#CardCorner: 1972 Topps Dave Cash

Part of the CARD CORNER series
Written by: Bruce Markusen

Hall of Fame staffers are also baseball fans and love to share their stories. Here is a fan's perspective from Cooperstown.

So where did it all begin, this strange and consuming obsession with baseball cards? I suppose every collector has a story of origin. For me, it unquestionably began during the spring of 1972. I lived on the border of Yonkers and Bronxville, NY. (The latter town was the home of Hall of Famer Ford Frick, but he never invited us over for dinner). It took about 15 minutes to walk from my house into the village of Bronxville, a small town of about 6,000 residents. On a sunny Saturday morning, I made that trek, with the expressed purpose of stopping at Gillard’s Stationery Store, which was located right on the main drag in the village.

As you entered the village, Gillard’s was just about the first store that you would hit. It was an old-fashioned stationary store that sold newspapers, greeting cards, monster magazines, and yes, baseball cards. On this trip into Gillard’s, carrying my own money, I was interested in purchasing the latter item. It was at Gillard’s that I purchased my first pack of cards. I remember distinctly the top card in the pack: It was a 1972 Dave Cash, No. 125 in the set. Since the Cash card happened to be on top, and was therefore the first card that I saw, I have dubbed it the first card in my collection.

1972 Dave Cash Topps card. (Milo Stewart, Jr. / National Baseball Hall of Fame)

There were a few other notable cards in that pack, like the final Topps card for Jim “Mudcat” Grant (who would later become a frequent visitor to Cooperstown), but the Cash card was the one that stood out above the rest. On its surface, the card is relatively simple. It’s a classic posed batting shot, with Cash set against the blue sky background, complete with the Spring Training light towers off the upper right-hand corner of the frame. With serious intent evident on his face, Cash is gripping the bat for the Topps photographer. Cash looks so serious that it seems like he’s almost a little annoyed, which I figured could be attributable to the difficult and important business of trying to hit a baseball. In the back of my mind, I wondered whether Cash was somewhat of an unpleasant guy, someone not be trifled with, either by opposing pitchers or baseball card photographers. As impressionable youngsters, it’s rather remarkable to consider what goes through our minds.

From the standpoint of baseball, the ’72 Cash was a good card to have. After all, he was the starting second baseman for the defending World Champion Pittsburgh Pirates, a team that I liked, but also the team that had stunned just about every veteran observer of the game by upsetting the Baltimore Orioles in a tremendously entertaining World Series the previous fall.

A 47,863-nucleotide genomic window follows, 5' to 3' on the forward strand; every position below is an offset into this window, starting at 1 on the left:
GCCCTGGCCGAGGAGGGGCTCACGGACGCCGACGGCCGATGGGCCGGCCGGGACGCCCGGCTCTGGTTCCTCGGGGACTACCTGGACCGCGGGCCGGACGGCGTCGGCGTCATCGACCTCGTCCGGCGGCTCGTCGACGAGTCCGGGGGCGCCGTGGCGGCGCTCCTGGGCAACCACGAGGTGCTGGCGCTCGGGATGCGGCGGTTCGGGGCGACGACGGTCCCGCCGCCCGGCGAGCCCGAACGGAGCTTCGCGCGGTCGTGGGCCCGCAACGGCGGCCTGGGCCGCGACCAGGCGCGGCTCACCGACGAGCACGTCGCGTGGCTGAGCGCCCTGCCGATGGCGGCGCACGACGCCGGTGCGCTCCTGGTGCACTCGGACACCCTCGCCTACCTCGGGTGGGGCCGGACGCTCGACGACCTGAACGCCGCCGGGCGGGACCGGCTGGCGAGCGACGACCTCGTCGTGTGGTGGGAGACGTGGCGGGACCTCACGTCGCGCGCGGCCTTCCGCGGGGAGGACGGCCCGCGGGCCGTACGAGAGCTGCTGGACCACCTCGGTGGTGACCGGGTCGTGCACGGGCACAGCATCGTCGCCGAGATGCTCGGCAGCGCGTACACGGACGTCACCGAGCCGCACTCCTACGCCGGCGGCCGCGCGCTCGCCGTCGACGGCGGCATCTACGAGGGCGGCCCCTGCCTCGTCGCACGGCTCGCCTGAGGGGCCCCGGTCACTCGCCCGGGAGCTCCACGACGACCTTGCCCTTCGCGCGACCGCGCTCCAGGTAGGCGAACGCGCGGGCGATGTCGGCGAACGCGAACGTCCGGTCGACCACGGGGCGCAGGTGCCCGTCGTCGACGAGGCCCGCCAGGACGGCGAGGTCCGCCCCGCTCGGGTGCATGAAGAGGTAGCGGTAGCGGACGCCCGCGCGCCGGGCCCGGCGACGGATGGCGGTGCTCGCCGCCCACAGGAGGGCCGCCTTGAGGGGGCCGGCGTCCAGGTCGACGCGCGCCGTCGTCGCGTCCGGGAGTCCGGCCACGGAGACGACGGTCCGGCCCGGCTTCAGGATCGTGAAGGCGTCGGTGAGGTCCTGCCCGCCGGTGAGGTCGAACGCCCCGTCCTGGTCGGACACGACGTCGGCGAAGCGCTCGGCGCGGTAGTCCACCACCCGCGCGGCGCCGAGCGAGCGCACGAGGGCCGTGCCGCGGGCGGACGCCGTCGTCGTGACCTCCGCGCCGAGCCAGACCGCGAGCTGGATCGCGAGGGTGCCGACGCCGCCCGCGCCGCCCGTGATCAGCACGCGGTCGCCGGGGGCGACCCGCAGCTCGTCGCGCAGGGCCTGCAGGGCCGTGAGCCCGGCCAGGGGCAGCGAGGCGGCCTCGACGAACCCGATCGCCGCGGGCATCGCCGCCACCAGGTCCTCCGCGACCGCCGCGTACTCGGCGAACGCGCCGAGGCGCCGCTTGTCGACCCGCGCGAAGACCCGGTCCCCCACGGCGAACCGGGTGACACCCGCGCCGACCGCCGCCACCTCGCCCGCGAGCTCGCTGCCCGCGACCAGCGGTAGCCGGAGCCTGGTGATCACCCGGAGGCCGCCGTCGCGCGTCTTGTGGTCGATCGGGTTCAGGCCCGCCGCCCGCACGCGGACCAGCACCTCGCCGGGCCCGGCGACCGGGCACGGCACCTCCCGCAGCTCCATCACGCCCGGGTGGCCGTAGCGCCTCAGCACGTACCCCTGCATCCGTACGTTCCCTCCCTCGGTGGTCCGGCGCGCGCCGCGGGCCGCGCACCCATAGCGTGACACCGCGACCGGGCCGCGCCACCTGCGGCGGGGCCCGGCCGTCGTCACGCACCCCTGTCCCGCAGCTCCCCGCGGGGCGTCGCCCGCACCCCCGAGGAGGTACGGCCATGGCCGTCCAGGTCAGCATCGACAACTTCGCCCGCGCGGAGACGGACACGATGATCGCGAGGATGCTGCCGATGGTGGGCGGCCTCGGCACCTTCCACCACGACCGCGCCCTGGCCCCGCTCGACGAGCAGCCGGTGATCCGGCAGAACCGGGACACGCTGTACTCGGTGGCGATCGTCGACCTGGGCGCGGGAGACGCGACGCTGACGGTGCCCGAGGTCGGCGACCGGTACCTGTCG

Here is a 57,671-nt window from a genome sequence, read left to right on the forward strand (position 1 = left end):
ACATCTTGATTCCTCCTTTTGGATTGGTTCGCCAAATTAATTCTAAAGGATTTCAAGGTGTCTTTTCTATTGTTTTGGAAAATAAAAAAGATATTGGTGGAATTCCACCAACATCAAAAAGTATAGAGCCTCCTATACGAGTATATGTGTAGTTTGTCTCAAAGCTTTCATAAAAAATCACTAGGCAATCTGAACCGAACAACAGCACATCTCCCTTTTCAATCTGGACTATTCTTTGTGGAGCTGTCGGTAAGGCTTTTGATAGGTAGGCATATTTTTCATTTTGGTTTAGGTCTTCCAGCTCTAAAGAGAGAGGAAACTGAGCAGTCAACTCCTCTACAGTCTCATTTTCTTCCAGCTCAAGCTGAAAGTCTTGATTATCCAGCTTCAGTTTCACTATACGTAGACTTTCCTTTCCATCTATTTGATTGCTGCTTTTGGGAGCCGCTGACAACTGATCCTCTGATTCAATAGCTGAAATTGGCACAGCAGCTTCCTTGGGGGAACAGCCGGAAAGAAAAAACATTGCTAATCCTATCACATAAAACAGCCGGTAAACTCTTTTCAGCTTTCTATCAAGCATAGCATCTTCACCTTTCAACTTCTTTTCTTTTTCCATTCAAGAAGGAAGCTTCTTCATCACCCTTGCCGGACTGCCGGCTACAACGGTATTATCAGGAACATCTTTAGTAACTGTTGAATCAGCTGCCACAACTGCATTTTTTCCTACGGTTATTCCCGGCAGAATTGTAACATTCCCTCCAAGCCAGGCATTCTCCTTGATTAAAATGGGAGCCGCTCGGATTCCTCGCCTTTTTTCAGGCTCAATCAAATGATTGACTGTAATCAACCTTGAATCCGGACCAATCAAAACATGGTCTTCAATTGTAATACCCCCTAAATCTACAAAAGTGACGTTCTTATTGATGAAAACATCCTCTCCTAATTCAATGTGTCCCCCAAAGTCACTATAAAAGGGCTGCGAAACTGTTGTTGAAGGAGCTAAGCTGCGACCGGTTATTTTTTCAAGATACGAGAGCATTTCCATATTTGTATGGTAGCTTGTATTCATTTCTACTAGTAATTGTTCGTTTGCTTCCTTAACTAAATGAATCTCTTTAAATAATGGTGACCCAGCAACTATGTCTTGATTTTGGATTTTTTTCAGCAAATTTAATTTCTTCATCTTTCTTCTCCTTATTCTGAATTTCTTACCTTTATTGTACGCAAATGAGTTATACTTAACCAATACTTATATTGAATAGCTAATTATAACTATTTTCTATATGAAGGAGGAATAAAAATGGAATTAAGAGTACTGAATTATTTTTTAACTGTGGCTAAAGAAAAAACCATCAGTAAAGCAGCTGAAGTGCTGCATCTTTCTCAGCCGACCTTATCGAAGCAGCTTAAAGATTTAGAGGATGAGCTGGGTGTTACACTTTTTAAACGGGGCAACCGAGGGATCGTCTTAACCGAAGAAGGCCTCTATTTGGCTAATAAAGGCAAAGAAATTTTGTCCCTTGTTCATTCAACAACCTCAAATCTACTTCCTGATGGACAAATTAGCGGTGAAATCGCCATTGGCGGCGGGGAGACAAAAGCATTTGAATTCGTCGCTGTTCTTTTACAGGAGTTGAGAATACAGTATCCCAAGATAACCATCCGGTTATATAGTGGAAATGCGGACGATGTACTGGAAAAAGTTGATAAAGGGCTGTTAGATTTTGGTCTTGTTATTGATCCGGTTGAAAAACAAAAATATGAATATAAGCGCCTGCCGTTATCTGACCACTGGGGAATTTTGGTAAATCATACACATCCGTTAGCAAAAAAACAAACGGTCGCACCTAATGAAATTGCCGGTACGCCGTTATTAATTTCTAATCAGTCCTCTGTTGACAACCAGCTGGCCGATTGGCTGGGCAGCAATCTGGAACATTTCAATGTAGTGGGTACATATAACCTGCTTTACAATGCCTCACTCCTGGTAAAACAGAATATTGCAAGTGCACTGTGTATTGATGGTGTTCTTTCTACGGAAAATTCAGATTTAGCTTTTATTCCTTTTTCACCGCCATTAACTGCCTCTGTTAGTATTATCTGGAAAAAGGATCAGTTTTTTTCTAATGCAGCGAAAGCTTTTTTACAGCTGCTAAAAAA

I knew a little bit about Cash at the time, but I would learn much more as my fandom progressed. From an early age, he idolized Jackie Robinson, who starred for the Brooklyn Dodgers during Cash’s early youth. Cash grew up in Utica, NY, hardly a hotbed for baseball given the long winters, but he nonetheless starred in football, basketball, and baseball at Proctor High School. Cash’s basketball talents drew the attention of Syracuse University, which recruited him, but his high school grades lagged behind the requirements of the Orangemen. Without a basketball scholarship in hand, Cash pursued baseball fulltime. That decision began to pay off in 1966, when the Pirates made him their fifth-round choice in the MLB Draft.

The Pirates switched Cash from shortstop to second base and watched him move up steadily through their minor league system, earning his first call-up to Pittsburgh in September of 1969. He hit a respectable .279 in 18 games, giving the Pirates hope that they had found the successor to their aging future Hall of Fame second baseman, Bill Mazeroski.

By 1971, Cash had succeeded Mazeroski. To his credit, Maz did his best to help Cash, giving him advice about handling the position and turning the double play. Helped greatly by the man whose job he was taking, Cash began to blossom. Hitting from gap to gap, he batted a solid .289 as the Pirates’ primary second baseman in 1971, while also filling in at third base and shortstop. At the plate, he collected more walks than strikeouts; in the field, he showed range and athleticism. Though overshadowed by great teammates like Roberto Clemente and Willie Stargell, Cash played his role in helping the Bucs win their first title since 1960.

The free-swinging Cash continued to hit and field well over the next two seasons, but his commitment to the Army reserves clearly affected his development. Because of his military duty, which usually fell on several weekends each summer, Cash had to miss significant stretches of playing time. One time Cash missed 15 consecutive days.